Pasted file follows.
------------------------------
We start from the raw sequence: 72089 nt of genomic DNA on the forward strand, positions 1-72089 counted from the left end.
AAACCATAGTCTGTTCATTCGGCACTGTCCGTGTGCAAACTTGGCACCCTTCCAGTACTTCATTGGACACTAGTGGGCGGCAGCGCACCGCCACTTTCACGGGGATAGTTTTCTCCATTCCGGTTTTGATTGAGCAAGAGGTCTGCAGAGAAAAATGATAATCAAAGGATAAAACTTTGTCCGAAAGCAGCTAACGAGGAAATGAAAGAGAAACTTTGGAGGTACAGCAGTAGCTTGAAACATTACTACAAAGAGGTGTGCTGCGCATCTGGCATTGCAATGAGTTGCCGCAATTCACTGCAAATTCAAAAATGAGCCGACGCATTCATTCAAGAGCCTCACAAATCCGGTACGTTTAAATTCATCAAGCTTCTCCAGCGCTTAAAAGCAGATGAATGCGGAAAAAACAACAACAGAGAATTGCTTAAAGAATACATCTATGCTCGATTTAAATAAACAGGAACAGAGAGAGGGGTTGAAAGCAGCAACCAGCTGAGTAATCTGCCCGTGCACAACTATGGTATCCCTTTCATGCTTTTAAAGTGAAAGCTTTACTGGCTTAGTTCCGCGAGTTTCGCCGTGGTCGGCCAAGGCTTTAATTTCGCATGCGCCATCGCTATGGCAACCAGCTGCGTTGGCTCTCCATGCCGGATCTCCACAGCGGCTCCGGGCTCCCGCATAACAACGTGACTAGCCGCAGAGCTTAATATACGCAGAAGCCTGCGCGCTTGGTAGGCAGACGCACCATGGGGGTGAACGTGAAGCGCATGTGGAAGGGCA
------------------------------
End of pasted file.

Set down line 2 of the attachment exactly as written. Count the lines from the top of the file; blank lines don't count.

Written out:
AAACCATAGTCTGTTCATTCGGCACTGTCCGTGTGCAAACTTGGCACCCTTCCAGTACTTCATTGGACACTAGTGGGCGGCAGCGCACCGCCACTTTCACGGGGATAGTTTTCTCCATTCCGGTTTTGATTGAGCAAGAGGTCTGCAGAGAAAAATGATAATCAAAGGATAAAACTTTGTCCGAAAGCAGCTAACGAGGAAATGAAAGAGAAACTTTGGAGGTACAGCAGTAGCTTGAAACATTACTACAAAGAGGTGTGCTGCGCATCTGGCATTGCAATGAGTTGCCGCAATTCACTGCAAATTCAAAAATGAGCCGACGCATTCATTCAAGAGCCTCACAAATCCGGTACGTTTAAATTCATCAAGCTTCTCCAGCGCTTAAAAGCAGATGAATGCGGAAAAAACAACAACAGAGAATTGCTTAAAGAATACATCTATGCTCGATTTAAATAAACAGGAACAGAGAGAGGGGTTGAAAGCAGCAACCAGCTGAGTAATCTGCCCGTGCACAACTATGGTATCCCTTTCATGCTTTTAAAGTGAAAGCTTTACTGGCTTAGTTCCGCGAGTTTCGCCGTGGTCGGCCAAGGCTTTAATTTCGCATGCGCCATCGCTATGGCAACCAGCTGCGTTGGCTCTCCATGCCGGATCTCCACAGCGGCTCCGGGCTCCCGCATAACAACGTGACTAGCCGCAGAGCTTAATATACGCAGAAGCCTGCGCGCTTGGTAGGCAGACGCACCATGGGGGTGAACGTGAAGCGCATGTGGAAGGGCA